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Land Use Information Bulletin



On September 15, 2016, the Seattle City Council’s Planning, Land Use and Zoning Committee will hear public comments regarding potential Council Amendments to Council Bill 118683 which would adopt the Mayor’s Recommended Comprehensive Plan, known as Seattle 2035, and amend the City’s Land Use Code to implement the plan.

The Council is considering the following types of changes to the Mayor’s Recommended Comprehensive Plan:

  • Amending the Comprehensive Plan to create a new “Community Involvement” Element that would clarify the City’s policies and approach regarding community engagement;

  • Adding a policy related to residential and employment growth along transit corridors;

  • Amending the Growth Strategy Element to modify the distribution of growth by increase estimates of growth in areas with high access to opportunity and low risk of displacement, and decreasing estimates of growth in areas with high access to opportunity and high risk of displacement;

  • Amending the Future Land Use Map to delay making changes that would color urban centers and villages consistent colors or to add potential urban village expansion areas until final recommendations to implement the Housing Affordability and Livability Agenda are available in 2017;

  • Amending land use (LU) policy LU 1.3 to provide greater guidance regarding the appropriate scale of development in urban centers and villages based on city goals for the character of urban centers and villages;

  • Amending Policy LU 1.3 to allow for higher concentrations of growth than would otherwise be appropriate for areas adjacent to light rail stations;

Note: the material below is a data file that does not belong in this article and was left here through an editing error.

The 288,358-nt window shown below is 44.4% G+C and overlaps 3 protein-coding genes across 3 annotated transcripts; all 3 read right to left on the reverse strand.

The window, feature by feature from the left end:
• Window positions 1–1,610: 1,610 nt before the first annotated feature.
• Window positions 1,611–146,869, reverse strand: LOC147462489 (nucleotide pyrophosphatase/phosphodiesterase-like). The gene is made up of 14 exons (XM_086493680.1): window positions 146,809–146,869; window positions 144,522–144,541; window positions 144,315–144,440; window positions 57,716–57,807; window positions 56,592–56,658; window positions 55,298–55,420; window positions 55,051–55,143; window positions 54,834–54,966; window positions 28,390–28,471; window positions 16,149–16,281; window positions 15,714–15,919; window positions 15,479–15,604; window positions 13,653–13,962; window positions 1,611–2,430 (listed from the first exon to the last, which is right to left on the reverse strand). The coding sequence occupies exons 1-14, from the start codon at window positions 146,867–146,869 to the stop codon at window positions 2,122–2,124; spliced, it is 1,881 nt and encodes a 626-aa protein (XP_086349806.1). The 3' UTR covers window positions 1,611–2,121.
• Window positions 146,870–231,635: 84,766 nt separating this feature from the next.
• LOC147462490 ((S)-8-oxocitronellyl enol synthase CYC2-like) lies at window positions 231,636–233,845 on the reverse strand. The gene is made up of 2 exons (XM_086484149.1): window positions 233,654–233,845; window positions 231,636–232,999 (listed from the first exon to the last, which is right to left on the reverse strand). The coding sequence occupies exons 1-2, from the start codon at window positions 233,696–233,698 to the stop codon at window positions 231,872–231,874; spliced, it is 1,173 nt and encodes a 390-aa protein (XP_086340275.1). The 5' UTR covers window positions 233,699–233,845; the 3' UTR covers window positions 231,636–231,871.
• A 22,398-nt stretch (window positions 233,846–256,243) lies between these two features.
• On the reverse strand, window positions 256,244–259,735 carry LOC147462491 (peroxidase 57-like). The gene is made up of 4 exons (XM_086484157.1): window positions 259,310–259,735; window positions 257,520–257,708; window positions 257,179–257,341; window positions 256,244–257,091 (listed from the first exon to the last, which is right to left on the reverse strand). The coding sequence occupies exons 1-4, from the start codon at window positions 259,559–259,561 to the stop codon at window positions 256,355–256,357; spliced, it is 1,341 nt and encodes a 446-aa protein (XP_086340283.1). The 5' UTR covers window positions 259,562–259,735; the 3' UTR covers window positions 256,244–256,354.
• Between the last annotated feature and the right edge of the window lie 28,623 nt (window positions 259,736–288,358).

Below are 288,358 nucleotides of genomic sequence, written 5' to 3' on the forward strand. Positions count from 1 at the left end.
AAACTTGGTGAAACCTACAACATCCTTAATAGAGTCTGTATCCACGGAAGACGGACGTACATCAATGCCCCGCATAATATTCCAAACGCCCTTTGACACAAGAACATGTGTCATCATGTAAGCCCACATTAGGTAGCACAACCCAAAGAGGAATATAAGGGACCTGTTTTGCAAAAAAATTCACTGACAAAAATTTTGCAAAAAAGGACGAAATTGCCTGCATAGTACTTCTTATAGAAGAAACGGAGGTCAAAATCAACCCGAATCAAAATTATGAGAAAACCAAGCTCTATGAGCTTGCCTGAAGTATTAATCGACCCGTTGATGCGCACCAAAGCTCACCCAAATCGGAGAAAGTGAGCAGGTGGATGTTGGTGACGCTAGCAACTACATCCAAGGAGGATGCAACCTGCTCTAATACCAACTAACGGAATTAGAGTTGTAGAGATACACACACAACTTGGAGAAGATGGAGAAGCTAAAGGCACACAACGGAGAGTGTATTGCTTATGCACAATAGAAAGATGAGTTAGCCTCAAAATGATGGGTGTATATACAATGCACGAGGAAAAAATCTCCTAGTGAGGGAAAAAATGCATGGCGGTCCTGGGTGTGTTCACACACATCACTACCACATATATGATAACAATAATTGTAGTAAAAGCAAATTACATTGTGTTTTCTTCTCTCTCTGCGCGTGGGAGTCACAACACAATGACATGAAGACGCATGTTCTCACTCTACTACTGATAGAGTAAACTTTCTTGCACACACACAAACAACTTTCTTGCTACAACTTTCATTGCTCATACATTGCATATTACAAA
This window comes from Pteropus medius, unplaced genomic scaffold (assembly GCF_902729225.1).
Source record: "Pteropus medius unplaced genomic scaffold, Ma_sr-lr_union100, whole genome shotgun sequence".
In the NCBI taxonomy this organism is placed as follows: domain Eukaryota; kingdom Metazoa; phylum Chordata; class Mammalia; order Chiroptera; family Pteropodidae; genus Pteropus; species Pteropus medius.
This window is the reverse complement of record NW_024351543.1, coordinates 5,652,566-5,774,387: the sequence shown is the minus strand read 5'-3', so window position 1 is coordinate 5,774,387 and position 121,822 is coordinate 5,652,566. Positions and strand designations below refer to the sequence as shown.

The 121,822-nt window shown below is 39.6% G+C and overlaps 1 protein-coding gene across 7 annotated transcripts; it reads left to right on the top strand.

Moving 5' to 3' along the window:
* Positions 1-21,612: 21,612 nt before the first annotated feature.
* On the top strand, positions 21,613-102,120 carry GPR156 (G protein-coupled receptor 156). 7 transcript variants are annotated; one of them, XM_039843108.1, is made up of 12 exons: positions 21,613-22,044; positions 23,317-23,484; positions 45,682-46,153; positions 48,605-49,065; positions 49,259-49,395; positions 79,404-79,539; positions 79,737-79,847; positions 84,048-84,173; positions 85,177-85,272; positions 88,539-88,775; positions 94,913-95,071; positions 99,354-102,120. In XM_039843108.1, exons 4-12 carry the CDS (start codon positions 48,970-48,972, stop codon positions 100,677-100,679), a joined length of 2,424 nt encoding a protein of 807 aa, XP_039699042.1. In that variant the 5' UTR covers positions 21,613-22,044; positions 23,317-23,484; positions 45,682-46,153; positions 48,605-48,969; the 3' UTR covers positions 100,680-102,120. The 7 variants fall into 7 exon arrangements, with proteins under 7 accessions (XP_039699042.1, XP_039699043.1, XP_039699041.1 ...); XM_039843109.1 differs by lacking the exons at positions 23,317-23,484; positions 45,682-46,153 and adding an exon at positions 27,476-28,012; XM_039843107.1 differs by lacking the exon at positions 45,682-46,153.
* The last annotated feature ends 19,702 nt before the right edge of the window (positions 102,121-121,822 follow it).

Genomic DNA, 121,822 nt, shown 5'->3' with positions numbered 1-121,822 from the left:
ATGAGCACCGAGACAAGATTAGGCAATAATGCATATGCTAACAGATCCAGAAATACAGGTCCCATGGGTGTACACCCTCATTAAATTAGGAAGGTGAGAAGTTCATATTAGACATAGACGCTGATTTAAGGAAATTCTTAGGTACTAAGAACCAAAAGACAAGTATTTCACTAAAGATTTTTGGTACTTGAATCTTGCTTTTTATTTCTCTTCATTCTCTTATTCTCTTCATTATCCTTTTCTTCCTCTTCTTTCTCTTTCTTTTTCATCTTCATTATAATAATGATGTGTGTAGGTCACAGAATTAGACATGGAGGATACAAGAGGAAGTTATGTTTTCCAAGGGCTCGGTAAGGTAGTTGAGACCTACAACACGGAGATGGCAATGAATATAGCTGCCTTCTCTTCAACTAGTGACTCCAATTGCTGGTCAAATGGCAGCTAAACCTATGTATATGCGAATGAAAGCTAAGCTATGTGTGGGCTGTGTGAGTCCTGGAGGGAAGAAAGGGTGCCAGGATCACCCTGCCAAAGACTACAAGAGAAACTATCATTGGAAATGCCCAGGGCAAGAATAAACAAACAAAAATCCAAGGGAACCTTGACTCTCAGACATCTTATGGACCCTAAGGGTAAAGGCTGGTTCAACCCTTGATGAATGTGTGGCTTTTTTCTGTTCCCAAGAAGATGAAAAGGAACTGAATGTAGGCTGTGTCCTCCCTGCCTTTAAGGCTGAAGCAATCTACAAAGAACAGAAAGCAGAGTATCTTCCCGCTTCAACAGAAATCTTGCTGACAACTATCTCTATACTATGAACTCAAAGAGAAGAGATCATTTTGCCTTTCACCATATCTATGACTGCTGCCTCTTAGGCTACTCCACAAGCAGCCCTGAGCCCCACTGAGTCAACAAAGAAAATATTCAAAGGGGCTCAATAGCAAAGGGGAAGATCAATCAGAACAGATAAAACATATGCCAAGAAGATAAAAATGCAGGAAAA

• Adopting language proposed in the 2015 Draft Plan regarding industrial lands;

  • Amending LU 3.2 to allow for greater flexibility from development standards for school buildings;

  • Amending policy LU 7.2 to remove language “protecting” designated single-family areas that are predominantly in single-family residential use to allow for a greater variety of housing types in single family zones;

  • Amending Policy LU 7.3 to support allowing redevelopment single-family areas near urban centers and villages, not just inside urban centers and villages;

  • Add a new policy (LU 9.24) to explore tools to encourage the creation of small commercial spaces in new development that can accommodate small, local, and culturally relevant businesses, particularly those businesses threatened with displacement;

  • Amend Policy T 2.8 to prioritize transportation and traffic demand management strategies to resolve potential conflicts for space in the right-of-way;

  • Add a new policy (T 3.x) to recognize the importance of providing transportation options (including car share, bike share and taxi providers) to historically underserved communities and to limit the geographic isolation of lower-income communities;

  • Add a new Policy (T 7.8) to work with neighboring jurisdictions and King County to integrate the city’s bicycle network, developed as part of the Bicycle Master Plan, with regional bicycle facilities;

  • Add a new policy T10.11 to explore innovative means of reducing maintenance costs such as reducing the width of roadbeds or converting right-of-way into other uses or when appropriate;

  • Better define or make consistent the following terms of “high-capacity transit,” “very good bus service,” and “high-capacity transit station”;

  • Add a new policy (H 1.6) to work to decrease disparities in homeownership by race and ethnicity;

  • Add a new policy (H 1.7) to support the development and preservation of affordable housing in areas with a high risk of displacement through tools and actions such as land banking, public or non-profit acquisition of affordable buildings and mixed-income development;

  • Add a new policy (H 2.6) to work to identify affordable housing at risk of displacement and to apply measures to mitigate that displacement ahead of planned upzones;

  • Add a new policy (H 5.25) to work to mitigate the potential demolition of housing units that are affordable to low-income households without subsidies;

  • Add a new policy (CF 4.8) to seek to mitigate construction impacts of City projects on adjacent communities including on lower-income residents and small businesses in order to reduce the possibility of displacement;

  • Add a new policy (U 2.8) to work to reduce consumption of goods and products with negative environmental impacts such as plastic bags or bottles;

  • Add a new policy (U 2.9) to monitor waste reduction programs and develop new strategies when goals are not being met;